Drag Yourself Off the Couch And See a Real Life Queen

East Vancouver’s only weekly drag show is inviting an international drag queen to witness the city’s vibrant scene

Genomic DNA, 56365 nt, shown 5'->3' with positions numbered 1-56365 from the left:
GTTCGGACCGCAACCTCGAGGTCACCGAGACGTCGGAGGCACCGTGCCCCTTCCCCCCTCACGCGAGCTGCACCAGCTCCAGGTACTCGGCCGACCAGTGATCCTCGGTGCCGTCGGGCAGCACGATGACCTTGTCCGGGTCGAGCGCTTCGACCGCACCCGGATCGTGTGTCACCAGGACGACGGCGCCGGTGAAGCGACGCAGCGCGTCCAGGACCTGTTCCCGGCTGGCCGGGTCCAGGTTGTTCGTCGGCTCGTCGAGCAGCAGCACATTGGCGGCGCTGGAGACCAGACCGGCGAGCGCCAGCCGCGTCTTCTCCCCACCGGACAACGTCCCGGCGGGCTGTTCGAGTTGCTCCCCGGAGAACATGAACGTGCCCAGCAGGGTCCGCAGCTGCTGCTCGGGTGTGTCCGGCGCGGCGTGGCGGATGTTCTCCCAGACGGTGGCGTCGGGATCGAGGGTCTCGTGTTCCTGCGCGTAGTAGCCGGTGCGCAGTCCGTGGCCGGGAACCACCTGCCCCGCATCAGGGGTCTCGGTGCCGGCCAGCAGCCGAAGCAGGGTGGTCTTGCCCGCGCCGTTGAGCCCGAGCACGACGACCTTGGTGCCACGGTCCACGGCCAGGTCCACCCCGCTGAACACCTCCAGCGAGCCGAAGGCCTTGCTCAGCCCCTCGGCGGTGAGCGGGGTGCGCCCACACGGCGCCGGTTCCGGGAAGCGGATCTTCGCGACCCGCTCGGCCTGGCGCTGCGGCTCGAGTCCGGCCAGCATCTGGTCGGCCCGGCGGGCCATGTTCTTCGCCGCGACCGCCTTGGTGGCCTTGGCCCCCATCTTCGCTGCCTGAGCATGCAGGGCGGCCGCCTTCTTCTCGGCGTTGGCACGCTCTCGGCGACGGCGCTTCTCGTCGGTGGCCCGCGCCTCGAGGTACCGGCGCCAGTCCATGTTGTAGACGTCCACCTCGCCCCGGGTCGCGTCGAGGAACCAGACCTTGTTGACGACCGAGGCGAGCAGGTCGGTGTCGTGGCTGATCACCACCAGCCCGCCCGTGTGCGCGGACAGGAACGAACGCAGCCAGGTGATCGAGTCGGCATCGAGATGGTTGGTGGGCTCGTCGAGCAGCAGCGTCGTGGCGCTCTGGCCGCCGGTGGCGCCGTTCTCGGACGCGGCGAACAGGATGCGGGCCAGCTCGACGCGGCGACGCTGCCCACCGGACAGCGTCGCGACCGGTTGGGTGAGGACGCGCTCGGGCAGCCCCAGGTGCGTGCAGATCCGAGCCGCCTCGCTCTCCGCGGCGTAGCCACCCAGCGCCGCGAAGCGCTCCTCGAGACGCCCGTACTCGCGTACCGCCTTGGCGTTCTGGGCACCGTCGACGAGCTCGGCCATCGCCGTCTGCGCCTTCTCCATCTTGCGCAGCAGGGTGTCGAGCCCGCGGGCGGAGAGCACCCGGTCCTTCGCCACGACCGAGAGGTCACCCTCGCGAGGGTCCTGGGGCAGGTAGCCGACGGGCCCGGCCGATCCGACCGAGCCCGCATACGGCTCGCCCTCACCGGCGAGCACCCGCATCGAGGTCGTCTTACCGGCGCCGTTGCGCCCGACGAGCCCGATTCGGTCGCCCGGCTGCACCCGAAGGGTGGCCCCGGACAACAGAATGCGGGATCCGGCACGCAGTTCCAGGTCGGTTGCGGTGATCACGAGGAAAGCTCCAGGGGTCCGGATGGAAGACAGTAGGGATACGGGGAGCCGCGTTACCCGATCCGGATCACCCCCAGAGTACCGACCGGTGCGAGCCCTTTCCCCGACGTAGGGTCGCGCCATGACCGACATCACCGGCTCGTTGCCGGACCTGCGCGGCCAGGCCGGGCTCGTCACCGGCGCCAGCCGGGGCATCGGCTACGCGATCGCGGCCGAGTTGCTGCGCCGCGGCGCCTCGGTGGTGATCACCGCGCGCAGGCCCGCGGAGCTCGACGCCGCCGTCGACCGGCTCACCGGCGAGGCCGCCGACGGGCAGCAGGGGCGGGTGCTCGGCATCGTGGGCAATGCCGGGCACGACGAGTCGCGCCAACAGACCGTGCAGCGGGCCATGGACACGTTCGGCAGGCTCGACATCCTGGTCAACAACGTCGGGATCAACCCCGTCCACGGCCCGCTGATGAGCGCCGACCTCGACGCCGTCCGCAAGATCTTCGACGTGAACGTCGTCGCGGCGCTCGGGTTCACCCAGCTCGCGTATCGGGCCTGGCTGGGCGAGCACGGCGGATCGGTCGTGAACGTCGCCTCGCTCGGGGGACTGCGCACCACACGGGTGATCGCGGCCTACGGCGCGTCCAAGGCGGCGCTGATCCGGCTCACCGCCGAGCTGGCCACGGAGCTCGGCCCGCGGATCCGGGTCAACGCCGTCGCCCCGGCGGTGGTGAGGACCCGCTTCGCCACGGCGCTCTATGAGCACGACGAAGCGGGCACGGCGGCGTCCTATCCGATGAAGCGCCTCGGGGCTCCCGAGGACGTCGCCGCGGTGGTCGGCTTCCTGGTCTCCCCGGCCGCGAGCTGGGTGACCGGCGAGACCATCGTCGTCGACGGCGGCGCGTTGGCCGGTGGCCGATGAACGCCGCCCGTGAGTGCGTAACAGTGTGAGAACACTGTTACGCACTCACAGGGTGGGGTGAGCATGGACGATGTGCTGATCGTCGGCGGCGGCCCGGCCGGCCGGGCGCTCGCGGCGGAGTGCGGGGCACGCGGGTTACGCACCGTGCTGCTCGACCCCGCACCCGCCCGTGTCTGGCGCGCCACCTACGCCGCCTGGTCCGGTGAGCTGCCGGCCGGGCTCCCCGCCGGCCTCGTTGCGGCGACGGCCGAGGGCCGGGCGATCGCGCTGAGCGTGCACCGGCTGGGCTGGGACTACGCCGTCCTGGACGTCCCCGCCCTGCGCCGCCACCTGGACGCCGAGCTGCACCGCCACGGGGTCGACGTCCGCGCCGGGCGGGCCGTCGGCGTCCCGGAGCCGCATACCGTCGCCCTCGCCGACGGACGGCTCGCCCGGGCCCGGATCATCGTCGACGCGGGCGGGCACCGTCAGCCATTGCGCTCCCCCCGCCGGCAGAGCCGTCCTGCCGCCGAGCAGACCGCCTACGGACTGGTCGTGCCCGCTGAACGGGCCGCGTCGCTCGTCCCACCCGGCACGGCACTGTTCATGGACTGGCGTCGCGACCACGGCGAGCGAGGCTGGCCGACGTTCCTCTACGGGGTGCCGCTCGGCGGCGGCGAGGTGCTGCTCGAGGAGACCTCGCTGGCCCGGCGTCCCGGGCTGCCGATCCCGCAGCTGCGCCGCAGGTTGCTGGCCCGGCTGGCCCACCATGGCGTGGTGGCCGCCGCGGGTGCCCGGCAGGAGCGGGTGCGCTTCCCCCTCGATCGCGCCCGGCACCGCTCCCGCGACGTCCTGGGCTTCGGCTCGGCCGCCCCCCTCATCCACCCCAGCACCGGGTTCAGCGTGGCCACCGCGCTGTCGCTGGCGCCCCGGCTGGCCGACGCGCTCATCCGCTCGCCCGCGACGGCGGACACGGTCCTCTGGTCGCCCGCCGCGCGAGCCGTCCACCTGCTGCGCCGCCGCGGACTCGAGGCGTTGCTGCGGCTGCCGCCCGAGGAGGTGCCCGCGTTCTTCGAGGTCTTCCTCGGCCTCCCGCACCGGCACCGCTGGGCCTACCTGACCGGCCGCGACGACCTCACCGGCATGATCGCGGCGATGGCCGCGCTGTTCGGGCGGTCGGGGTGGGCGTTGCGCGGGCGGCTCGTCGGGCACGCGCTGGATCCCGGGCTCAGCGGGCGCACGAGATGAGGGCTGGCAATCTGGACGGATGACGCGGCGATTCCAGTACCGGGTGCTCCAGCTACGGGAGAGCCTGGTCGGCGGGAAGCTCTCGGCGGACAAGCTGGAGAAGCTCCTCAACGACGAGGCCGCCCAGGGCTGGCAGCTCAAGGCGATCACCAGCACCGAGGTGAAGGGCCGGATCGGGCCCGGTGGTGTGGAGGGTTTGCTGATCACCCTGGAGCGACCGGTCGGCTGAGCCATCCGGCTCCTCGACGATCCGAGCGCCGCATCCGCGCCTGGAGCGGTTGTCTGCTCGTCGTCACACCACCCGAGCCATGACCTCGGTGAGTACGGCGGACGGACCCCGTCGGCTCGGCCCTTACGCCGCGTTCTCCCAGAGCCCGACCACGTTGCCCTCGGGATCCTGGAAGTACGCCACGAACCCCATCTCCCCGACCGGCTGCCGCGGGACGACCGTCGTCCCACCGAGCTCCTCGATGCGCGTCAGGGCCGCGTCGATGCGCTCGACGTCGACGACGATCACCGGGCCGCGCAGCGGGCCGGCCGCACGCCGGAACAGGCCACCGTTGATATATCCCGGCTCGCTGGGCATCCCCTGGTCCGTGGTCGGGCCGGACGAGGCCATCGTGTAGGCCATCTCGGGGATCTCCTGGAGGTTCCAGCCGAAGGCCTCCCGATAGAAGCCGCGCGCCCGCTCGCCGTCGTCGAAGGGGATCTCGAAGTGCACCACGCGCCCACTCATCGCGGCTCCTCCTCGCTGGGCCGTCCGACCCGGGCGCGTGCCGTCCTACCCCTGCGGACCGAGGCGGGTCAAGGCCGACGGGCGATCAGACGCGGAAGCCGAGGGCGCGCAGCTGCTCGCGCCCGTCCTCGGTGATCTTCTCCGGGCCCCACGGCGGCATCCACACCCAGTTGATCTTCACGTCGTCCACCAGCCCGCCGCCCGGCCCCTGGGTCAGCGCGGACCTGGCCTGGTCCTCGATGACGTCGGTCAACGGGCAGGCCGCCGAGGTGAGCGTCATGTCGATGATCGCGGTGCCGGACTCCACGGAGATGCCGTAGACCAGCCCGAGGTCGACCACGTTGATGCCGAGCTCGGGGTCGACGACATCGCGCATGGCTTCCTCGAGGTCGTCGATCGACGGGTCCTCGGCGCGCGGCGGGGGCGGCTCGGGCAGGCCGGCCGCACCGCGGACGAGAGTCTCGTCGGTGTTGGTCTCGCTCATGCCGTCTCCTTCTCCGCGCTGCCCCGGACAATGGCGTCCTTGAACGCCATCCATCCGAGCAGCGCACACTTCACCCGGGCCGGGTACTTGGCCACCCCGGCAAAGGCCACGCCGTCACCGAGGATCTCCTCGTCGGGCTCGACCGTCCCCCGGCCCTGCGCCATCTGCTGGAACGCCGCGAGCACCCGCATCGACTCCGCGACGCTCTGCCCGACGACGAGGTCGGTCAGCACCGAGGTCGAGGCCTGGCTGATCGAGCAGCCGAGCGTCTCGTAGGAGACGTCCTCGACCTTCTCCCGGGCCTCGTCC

In a drag show survival guide, David Cutting offers a caveat early on in the article: “I am here to make these shows more accessible, as I feel that Drag in this city deserves more admiration and recognition at large.”In the year since writing the guide David “Dust” Cutting created Commercial Drag, east Vancouver’s only weekly drag show—an event that will host its first international queen, Stacy Layne Matthews on July 8.If the sound of a tongue click following a falsetto question of “OKrrrrrr?” is unfamiliar to your ears, you’re probably not familiar with RuPaul’s Drag Race—the reality T.V. show Matthews competed on in hopes of becoming “America’s next drag superstar.”The iconic queen RuPaul has hosted ten seasons and counting, which means Matthew’s season three drag family first graced screens…“Eleven years ago, henny,” Matthews says over the phone, using the verbiage the North Carolina queen is renowned for. A member of the Lumbee tribe, she was proudly the first Indigenous drag race contestant.While she may have placed 8th in her season’s lineup, Matthews was Dust’s first pick when it came time to book an international queen for Commercial Drag, which recently moved from The Penny on Commercial Drive to Main Street’s London Pub. Dust gave Matthews three options for the event’s name and because “Skinny Legends” made the plus-size queen giggle, that title was the winner.“Stacy is in a sense someone that represents my motives as a drag performer in the city—vulnerable, authentic, gentle sweetness,” says Dust.Matthews came out as transgender after her appearance on season three, which many regard as the season that entered the show into the mainstream.“My season, we were real and raw, but now I think it’s become a little bit what people want to see versus letting things happen naturally,” Matthews says. “I think it’s okay but I don’t want people to think that all drag is like RuPaul’s drag race. There’s so much more out there that people haven’t experienced.”Both her and Dust expressed concern over how people are experiencing drag through T.V. but not seeking out local shows. “I look at the RuPaul situation and I think to myself: They’ve given us this great gift of the exposure of drag but what they don’t have now is that connection to the local community,” says Dust who formerly hosted The Sleep Girls Show in Kitsilano. “That’s why it’s important to decentralize shows. They create the opportunity for people to experience drag.”Matthews will also share the stage with several local performers, including her self-proclaimed biggest fan, Kebby, on July 8.“An esteemed legacy of season three isn’t someone the conventional promoters are going to bring in, but Dust is all about exploring the different avenues there are to drag,” says Kebby, who describes Matthews as a “sweet angel underdog.”Kebby says Vancouver is an island when it comes to the world of drag, and that a lack of visiting performers means people aren’t able to see the vibrancy of its drag world. “I think it will be great for someone outside that to see what types of drag develop here.”Another performer, Rose Butch, says Vancouver’s drag scene “very alive.” “There are so many different styles: Glam drag, camp drag, horror shock drag, different bodies and gender presentation,” says Butch, who says they feel a kinship to Matthews because of their shared transgender experience.But for Dust, it doesn’t matter how you identify or what you perform—the modus operandi behind Commercial Drag is just to have fun with friends.“I have friends who are trans and people of colour, but that’s not what defines them. How we mend a bridge after a fight or what it looks like when we’re having fun together does. We’re people. We need to take a step back from slapping labels on things and just say, ‘people do drag.’”Though they’ve only talked over the phone, Dust already feels Matthews is a friend and has plans to take her to Juke’s for fried chicken during her three-day visit. Dust says she’s excited to get to know the performers, all of whom she started following on Instagram, and recommends anyone to do the same if they’re new to the local live drag show scene. “Find local performers, reach out, talk to them, start that communication. It can be scary, but it’s just social media and local queens love to interact with people.”Tickets to Skinny Legends can be purchased here.